Consider the equation 1/a + 1/b + 1/c = 1 where a, b and c are
natural numbers and 0 < a < b < c. Prove that there is
only one set of values which satisfy this equation.
Powers of numbers behave in surprising ways. Take a look at some of
these and try to explain why they are true.
I start with a red, a blue, a green and a yellow marble. I can
trade any of my marbles for three others, one of each colour. Can I
end up with exactly two marbles of each colour?
The picture illustrates the sum 1 + 2 + 3 + 4 = (4 x 5)/2. Prove the general formula for the sum of the first n natural numbers and the formula for the sum of the cubes of the first n natural. . . .
Choose a couple of the sequences. Try to picture how to make the next, and the next, and the next... Can you describe your reasoning?
If you know the sizes of the angles marked with coloured dots in
this diagram which angles can you find by calculation?
Three frogs hopped onto the table. A red frog on the left a green in the middle and a blue frog on the right. Then frogs started jumping randomly over any adjacent frog. Is it possible for them to. . . .
Liam's house has a staircase with 12 steps. He can go down the steps one at a time or two at time. In how many different ways can Liam go down the 12 steps?
Take any two digit number, for example 58. What do you have to do to reverse the order of the digits? Can you find a rule for reversing the order of digits for any two digit number?
The nth term of a sequence is given by the formula n^3 + 11n . Find
the first four terms of the sequence given by this formula and the
first term of the sequence which is bigger than one million. . . .
Take any whole number between 1 and 999, add the squares of the
digits to get a new number. Make some conjectures about what
happens in general.
Find some triples of whole numbers a, b and c such that a^2 + b^2 + c^2 is a multiple of 4. Is it necessarily the case that a, b and c must all be even? If so, can you explain why?
ABC is an equilateral triangle and P is a point in the interior of
the triangle. We know that AP = 3cm and BP = 4cm. Prove that CP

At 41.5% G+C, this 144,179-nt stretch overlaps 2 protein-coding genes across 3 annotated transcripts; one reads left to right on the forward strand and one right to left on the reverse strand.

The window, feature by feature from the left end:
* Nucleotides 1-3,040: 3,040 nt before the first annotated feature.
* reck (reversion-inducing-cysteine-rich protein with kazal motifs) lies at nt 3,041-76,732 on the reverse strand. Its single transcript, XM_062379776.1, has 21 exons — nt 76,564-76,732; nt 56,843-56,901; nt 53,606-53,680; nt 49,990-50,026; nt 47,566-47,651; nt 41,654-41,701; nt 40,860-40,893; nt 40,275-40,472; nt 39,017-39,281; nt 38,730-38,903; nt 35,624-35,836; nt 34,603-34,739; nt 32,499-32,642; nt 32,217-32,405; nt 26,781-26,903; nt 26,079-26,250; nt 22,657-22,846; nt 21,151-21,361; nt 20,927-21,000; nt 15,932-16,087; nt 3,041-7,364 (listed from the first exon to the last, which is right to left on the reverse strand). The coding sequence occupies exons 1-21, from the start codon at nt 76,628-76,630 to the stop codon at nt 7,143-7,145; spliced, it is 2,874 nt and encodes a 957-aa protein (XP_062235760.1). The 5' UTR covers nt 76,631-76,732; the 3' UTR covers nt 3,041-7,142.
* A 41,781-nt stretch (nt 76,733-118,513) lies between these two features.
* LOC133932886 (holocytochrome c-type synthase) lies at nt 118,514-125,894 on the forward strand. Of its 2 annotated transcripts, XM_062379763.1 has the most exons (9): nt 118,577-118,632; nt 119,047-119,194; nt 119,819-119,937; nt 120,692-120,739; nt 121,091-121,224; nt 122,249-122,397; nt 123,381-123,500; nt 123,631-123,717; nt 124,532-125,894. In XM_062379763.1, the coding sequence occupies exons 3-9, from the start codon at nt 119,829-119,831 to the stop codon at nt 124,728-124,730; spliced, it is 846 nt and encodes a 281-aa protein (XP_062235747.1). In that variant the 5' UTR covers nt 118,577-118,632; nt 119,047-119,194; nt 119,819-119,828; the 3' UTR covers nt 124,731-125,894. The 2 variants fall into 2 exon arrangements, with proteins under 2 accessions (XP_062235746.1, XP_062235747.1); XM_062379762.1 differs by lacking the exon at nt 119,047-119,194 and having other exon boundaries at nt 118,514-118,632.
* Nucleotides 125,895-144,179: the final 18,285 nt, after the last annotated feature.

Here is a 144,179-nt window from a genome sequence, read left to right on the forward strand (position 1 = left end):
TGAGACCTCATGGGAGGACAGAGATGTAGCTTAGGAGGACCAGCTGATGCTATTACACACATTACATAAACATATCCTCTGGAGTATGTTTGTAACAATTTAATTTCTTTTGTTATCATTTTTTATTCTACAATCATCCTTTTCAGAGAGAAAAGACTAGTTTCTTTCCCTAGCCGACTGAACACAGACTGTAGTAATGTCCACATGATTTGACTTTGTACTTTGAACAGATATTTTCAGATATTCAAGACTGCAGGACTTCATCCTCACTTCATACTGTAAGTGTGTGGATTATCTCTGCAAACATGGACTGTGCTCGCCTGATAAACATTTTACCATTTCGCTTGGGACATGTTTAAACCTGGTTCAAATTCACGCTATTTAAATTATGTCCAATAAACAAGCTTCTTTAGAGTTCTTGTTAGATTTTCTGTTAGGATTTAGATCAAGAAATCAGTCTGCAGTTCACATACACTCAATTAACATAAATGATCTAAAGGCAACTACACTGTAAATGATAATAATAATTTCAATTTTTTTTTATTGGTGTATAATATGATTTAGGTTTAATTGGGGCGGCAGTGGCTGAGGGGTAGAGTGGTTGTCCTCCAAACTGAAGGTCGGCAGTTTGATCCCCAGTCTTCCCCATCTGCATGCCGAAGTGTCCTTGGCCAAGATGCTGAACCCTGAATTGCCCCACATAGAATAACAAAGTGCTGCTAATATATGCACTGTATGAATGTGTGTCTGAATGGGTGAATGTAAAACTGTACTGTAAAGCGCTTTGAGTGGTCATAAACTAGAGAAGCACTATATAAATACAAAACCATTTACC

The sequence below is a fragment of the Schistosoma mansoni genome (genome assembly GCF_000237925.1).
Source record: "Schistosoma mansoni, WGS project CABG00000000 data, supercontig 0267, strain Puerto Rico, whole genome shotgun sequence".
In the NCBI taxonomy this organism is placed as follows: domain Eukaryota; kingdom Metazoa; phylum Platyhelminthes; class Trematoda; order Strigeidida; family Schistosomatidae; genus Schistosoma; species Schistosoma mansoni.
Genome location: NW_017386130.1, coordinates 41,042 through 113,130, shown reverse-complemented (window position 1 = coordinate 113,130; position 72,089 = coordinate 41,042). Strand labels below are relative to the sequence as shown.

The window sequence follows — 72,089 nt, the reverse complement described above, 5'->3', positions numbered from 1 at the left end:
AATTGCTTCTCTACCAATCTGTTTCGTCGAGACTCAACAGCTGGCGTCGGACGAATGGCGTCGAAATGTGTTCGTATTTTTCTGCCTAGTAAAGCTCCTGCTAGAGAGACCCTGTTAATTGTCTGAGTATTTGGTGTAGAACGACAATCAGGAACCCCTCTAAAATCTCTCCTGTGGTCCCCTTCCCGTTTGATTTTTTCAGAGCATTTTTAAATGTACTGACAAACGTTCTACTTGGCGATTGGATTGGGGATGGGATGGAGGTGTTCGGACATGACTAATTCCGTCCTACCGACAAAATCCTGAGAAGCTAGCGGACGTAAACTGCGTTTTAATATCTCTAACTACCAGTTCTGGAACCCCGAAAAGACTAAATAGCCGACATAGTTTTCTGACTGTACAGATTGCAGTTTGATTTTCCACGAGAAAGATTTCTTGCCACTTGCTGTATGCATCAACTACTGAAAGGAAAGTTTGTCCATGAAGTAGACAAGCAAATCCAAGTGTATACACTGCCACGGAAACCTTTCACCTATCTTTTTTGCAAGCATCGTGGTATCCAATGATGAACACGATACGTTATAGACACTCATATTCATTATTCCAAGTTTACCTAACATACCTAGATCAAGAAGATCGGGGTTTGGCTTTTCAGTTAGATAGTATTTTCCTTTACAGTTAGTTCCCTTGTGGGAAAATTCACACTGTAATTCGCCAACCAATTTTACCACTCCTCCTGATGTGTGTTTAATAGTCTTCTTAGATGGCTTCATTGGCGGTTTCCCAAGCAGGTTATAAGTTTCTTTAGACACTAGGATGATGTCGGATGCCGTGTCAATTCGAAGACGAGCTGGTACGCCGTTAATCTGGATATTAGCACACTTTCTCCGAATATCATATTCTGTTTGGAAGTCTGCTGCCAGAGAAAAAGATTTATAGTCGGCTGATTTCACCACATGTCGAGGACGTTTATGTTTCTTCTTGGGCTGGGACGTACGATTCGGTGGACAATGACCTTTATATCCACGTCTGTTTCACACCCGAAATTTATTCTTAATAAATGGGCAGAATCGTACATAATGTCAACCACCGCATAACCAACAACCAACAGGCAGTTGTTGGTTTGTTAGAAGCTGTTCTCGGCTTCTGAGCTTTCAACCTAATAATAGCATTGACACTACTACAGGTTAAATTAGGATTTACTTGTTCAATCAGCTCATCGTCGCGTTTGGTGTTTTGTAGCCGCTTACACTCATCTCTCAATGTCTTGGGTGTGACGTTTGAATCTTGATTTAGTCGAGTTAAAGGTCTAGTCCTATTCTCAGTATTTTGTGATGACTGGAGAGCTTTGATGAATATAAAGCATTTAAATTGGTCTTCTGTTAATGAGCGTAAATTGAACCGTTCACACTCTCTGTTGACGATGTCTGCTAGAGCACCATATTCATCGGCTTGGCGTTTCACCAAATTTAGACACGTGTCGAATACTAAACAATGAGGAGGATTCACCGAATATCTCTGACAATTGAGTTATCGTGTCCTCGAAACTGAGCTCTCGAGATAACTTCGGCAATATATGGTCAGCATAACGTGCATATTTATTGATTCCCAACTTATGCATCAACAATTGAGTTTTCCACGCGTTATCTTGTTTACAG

must be less than 10 cm.
Imagine we have four bags containing a large number of 1s, 4s, 7s and 10s. What numbers can we make?
Carry out cyclic permutations of nine digit numbers containing the
digits from 1 to 9 (until you get back to the first number). Prove
that whatever number you choose, they will add to the same total.
How many pairs of numbers can you find that add up to a multiple of
11? Do you notice anything interesting about your results?
Can you fit Ls together to make larger versions of themselves?
You can work out the number someone else is thinking of as follows. Ask a friend to think of any natural number less than 100. Then ask them to tell you the remainders when this number is divided by. . . .
Make a set of numbers that use all the digits from 1 to 9, once and
once only. Add them up. The result is divisible by 9. Add each of
the digits in the new number. What is their sum? Now try some. . . .
Show that if three prime numbers, all greater than 3, form an
arithmetic progression then the common difference is divisible by
6. What if one of the terms is 3?
Caroline and James pick sets of five numbers. Charlie chooses three of them that add together to make a multiple of three. Can they stop him?
In this third of five articles we prove that whatever whole number we start with for the Happy Number sequence we will always end up with some set of numbers being repeated over and over again.
This article extends the discussions in "Whole number dynamics I". Continuing the proof that, for all starting points, the Happy Number sequence goes into a loop or homes in on a fixed point.